NRSCH – PHASE 1. - A Participants View. Two Stage Process. Stage 1 - Eligibility and Tier Form. Entities can nominate their preferred tier however the Primary registrar makes the final decision. Duration – 2 weeks. Stage 2 – Application for Registration
NRSCH – PHASE 1
- A Participants View
Stage 1 - Eligibility and Tier Form.
Entities can nominate their preferred tier however the Primary registrar makes the final decision. Duration – 2 weeks.
Stage 2 – Application for Registration
For NSW participants not dissimilar to previous annual Compliance Assessments. Duration 6 weeks.
1.Eligibility Tier and Business evidence
3.Housing Assets evidence
4. Probity evidence
5. Tenant and Housing Services evidence
6. Community Engagement evidence
7. Financial Viability evidence
8. Supplementary evidence
(Applicants can nominate alternative evidence sources and indicate the performance outcome to which it relates)
Performance outcome 1 - Tenancy Management
Performance outcome 2 - Housing Assets
Performance outcome 3 - Community Engagement
Performance outcome 4 - Governance
Performance outcome 5 - Probity
Performance outcome 6 - Management
Performance outcome 7 – Financial viability
(Much of the data is similar to Unit Level reporting requirements however that reporting continues and is different for each jurisdiction)
Many of the performance outcomes have related threshold values with a “traffic light” indicator.
A “red indicator” requires explanation/clarification.
Respective review dates need to be within specified time intervals.
(No clarity around the agreement of thresholds
e.g. Tenant Survey response rates)
There has been a strong demonstration of consultation and a genuine desire to improve the supporting documentation, portal, clarity of definitions, site navigation and core evidence requirements.
Comprehensive launch meetings
3 Online surveys
2 Teleconferences - ARTD Consultants
1 Teleconference - CHFA
Not a significant change for NSW CHP’s – have been operating under a similar system for some time.
Hopefully the feedback will generate changes to system and processes prior to Phase 2.
The Regulator encourages reasoned challenge e.g. Support Agreements
Have a clear picture of the evidence you will use to support your application – read the application , then read it again.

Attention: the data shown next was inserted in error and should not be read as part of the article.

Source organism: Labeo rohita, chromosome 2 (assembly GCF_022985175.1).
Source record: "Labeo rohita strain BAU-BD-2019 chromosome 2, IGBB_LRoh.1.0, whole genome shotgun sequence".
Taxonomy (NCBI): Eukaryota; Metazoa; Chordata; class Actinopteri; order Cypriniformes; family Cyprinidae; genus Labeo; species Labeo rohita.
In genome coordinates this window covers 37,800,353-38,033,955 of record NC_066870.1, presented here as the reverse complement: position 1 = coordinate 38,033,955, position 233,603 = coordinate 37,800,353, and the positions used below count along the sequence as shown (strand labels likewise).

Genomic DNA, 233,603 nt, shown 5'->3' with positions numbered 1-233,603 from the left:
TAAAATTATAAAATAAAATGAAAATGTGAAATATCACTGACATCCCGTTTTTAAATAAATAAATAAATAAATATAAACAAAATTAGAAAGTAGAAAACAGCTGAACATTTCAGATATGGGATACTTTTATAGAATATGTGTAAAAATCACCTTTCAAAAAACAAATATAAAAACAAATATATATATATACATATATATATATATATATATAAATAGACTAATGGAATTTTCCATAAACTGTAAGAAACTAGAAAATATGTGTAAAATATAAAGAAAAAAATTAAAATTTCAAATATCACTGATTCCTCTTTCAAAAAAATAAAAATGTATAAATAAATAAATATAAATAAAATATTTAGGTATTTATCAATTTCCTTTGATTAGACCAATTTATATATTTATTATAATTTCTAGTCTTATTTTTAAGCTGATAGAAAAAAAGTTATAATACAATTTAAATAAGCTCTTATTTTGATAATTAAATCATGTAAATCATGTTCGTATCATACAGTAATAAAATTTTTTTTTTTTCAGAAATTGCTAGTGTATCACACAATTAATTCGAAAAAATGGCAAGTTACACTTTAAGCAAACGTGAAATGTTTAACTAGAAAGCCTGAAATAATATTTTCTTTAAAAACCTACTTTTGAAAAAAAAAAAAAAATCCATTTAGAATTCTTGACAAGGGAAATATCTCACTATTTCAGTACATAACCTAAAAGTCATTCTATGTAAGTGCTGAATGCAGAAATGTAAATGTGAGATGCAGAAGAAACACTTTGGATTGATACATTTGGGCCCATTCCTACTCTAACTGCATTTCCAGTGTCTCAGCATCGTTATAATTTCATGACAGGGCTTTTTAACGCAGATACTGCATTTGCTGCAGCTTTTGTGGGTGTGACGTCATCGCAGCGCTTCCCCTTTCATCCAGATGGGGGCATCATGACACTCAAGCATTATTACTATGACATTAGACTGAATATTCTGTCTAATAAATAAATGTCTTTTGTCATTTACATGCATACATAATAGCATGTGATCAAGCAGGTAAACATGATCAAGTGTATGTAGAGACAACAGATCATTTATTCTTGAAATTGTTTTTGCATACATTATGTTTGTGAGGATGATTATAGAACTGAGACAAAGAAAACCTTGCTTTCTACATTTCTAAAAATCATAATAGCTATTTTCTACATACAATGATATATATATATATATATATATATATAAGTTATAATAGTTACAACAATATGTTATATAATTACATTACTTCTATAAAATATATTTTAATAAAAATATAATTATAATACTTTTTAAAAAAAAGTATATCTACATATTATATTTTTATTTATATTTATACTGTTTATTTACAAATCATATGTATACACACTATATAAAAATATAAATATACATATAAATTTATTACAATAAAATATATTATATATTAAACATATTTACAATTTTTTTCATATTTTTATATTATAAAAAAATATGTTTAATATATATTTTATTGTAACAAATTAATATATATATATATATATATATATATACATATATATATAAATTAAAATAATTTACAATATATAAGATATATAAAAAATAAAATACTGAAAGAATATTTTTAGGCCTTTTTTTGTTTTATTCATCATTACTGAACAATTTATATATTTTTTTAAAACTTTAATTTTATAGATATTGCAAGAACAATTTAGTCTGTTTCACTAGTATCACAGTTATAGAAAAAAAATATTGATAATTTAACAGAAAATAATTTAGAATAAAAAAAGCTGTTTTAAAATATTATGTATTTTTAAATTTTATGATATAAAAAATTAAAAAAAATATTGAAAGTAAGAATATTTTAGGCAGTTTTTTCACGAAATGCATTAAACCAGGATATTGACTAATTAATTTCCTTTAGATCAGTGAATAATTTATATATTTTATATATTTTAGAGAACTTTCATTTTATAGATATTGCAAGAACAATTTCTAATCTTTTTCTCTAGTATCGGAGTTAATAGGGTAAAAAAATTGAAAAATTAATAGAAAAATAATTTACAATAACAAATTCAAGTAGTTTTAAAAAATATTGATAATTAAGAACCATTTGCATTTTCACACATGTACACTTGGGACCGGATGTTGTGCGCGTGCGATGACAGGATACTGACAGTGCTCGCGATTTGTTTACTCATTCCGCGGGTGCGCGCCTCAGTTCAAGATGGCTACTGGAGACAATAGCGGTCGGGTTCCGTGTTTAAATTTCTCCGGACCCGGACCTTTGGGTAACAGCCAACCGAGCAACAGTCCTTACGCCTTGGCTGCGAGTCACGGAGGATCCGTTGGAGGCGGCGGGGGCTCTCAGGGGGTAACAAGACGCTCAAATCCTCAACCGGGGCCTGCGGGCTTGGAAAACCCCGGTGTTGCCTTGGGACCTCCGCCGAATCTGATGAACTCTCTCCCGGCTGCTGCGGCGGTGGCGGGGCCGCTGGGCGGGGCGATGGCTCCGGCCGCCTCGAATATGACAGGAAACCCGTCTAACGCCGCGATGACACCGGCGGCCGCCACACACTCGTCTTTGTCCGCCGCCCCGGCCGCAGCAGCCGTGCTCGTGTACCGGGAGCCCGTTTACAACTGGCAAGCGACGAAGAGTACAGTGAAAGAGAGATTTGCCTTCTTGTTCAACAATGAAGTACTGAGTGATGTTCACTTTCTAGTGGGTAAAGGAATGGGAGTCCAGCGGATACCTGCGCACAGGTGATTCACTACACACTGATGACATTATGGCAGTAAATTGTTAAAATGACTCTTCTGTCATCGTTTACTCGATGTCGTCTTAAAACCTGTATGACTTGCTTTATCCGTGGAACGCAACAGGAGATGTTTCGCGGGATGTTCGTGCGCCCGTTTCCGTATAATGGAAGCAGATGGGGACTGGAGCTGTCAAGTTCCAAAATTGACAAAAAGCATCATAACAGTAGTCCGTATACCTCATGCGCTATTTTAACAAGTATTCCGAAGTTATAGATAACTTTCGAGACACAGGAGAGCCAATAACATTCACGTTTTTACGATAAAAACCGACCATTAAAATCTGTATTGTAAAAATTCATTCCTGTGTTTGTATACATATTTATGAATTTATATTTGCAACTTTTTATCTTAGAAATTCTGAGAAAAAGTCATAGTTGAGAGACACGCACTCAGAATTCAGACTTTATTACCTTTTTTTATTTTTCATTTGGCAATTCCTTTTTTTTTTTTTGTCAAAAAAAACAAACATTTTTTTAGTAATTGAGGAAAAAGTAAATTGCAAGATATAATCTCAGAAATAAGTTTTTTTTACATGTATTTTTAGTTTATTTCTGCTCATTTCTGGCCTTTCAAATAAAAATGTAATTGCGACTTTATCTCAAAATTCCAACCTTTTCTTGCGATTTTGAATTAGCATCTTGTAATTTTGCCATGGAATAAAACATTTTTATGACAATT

The application does not need to be completed in one sitting – you can save the application progressively.
Keep all of your evidence/source documents in one place/drive/folder – it makes it easier to attach.
Talk to your IT provider about ad-hoc/customised report writer tool to populate eligibility/application forms.
Phase 1 participants have only provisional determination – still need to apply for registration in February but can rely on evidence supplied thus far – unnecessary overhead.
Class 3 & 4 CHP’s may be overwhelmed by the task – alliances may be a possibility and intense support and regular formative contact needs to occur. Perhaps look at a more scalable process.
Some providers in other jurisdictions may struggle to deliver satisfactory ratios and some of the evidence requirements. The financial viability tool is a “one size fits all” response.
Providers in other jurisdictions have challenged the detailed evidence requirements and the legitimacy of some of the data collected that is not directly related to the provision of housing.
The requirement to have a “wind-up” provision in the constitution may present a difficulty to some – “no clause – no registration”.
The Tier eligibility criteria are not as clear or transparent as they could be.
Rationalisation of regulatory and jurisdictional reporting is a lost opportunity.
The big take away message:
This is a bold and progressive change initiative.
It balances commerciality, enterprise autonomy, probity and stewardship.
Iencourage you to embrace it .
It is good for the sector and ultimately good for the vulnerable people we serve.